Yosemite National Park overwhelms you. Driving up toward the south entrance on California Highway 41, I thought I would be ready for the experience. I had seen all the Ansel Adams pictures and rock climbing movies. Heck, my screen saver is an iconic shot of half dome!

I thought I was ready, but I wasn’t ready.

Making my way along a winding mountain road where you wouldn’t want to drive over 25 and just inches from a sheer drop for most of the journey, I was so focused on the road ahead of me I wasn’t prepared for the entrance into the Yosemite Valley, Tunnel View. An apt description. You drive through a tunnel hewn from mountain and when you emerge, well, let’s just say the heavens reveal themselves.

From Tunnel View the Yosemite Valley and all its splendor is revealed, El Capitan, Yosemite Falls, a glimmer of Half Dome in the distance. You cannot believe it is real, the immensity and beauty is intoxicating. As I drove down from this perch to the valley floor and drew near the shadow of El Capitan I thought, “people climb that?” and more than once, “how crazy was the first person to climb that”. Over 3,200 from floor to the top, it is hard to fathom climbing over ten football fields of sheer, almost straight up rock.

In spite of the beauty, I wasn’t there for the beauty. I was in Yosemite to speak to the National Park Service staff and employees. The first day was primarily park rangers and fire fighters, most of whom wear many different hats – law enforcement, fire, EMT, search and rescue, and anything else needed in a park that is almost 1,200 square miles, the size of Rhode Island! Day two was a mix of park employees from all different job descriptions and backgrounds, including seasonal staff, the folks that make the place run.

Going up on the Half Dome cables on a summer day; Yosemite National Park, California

Yosemite might be the most beautiful place on earth, but even paradise is not immune to the traumas and stressors of life. Not surprisingly with all the rock climbing and waterfalls, death is fairly common (10 or more during the busy season) along with all the issues that come when six million people a year from around the world visit and congregate. The staff of Yosemite must execute a very precarious juggling act that they do remarkably well, protect the park while making sure visitors have a good safe time.

While work challenges did come up, as I usually find wherever I speak and teach, life itself is the most powerful challenge we all face – marriage, parenthood, death, meaning, purpose, finances, etc. – those are the things people struggle to stay on top of as we navigate life. Yosemite is not immune. Most of the concerns individuals spoke to me about are shared by people everywhere of every demographic.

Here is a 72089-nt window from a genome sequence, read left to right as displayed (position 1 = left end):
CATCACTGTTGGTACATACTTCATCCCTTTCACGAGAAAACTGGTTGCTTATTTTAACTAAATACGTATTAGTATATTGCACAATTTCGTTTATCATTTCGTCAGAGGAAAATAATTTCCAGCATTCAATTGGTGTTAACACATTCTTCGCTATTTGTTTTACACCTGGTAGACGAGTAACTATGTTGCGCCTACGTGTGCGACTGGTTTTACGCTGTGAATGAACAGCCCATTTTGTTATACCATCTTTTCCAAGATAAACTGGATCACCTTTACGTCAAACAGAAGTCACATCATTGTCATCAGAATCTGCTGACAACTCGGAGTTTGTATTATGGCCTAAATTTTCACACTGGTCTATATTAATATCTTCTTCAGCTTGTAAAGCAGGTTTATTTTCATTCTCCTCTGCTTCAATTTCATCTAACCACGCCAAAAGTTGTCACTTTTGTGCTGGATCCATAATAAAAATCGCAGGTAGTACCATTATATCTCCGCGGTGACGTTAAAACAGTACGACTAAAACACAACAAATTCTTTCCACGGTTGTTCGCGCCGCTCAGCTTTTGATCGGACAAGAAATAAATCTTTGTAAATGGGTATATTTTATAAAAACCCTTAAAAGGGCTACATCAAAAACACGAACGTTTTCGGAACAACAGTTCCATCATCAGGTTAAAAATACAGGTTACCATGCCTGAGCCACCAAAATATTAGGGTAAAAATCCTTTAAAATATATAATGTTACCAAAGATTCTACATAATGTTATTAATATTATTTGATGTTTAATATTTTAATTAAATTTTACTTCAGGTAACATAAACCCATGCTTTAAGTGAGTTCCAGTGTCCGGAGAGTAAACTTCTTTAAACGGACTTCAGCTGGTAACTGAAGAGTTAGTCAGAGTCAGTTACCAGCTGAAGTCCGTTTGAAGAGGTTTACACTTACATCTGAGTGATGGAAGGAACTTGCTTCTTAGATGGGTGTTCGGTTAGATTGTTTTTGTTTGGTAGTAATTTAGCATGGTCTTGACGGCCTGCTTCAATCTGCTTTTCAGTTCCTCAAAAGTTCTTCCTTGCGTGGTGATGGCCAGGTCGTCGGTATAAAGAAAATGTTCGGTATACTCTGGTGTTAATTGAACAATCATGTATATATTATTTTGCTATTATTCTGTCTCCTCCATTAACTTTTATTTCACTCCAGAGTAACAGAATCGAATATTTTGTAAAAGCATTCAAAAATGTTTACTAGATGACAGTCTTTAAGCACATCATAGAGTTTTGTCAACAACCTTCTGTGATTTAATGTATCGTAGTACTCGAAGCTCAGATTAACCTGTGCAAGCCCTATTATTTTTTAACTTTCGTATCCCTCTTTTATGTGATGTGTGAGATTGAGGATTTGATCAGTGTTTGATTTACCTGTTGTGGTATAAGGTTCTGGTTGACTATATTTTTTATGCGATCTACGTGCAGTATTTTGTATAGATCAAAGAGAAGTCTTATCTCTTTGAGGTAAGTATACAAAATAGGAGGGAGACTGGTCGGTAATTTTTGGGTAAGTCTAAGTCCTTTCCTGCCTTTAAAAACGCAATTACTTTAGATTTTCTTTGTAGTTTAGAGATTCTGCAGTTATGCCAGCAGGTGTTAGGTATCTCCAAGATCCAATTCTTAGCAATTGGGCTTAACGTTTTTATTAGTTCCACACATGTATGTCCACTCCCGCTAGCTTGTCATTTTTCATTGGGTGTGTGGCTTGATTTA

A few days after my visit I received a poignant message from one of the participants, a Park Ranger, a man of many responsibilities. But like all of us, someone looking for real steps forward when life gets tough.

“Silouan…you actually gave ideas and outlines for what a peer support program should be. Gave examples of different actions and thoughts that may or may not work. That to me made the program valuable.

Thank you for being the first person I have heard put some common sense and actionable items on the back half.”

That’s why I speak. To equip people to better take care of themselves and each other.

Isolation kills, community and a pro-active response to the challenges of service save lives. Whether your agency protects and serves Yosemite National Park, a small town, a large city, or something in-between, those that work for you are the best of us. Prepare them for the traumas and trials of service and life just as you would their professional skills, physical fitness, and other career development. We are stronger when we help each other live complete lives that are balanced. Peer Support and Suicide Prevention that only kicks in after an incident misses the point. What we do everyday determines how we will respond to the life events that can alter any of us.

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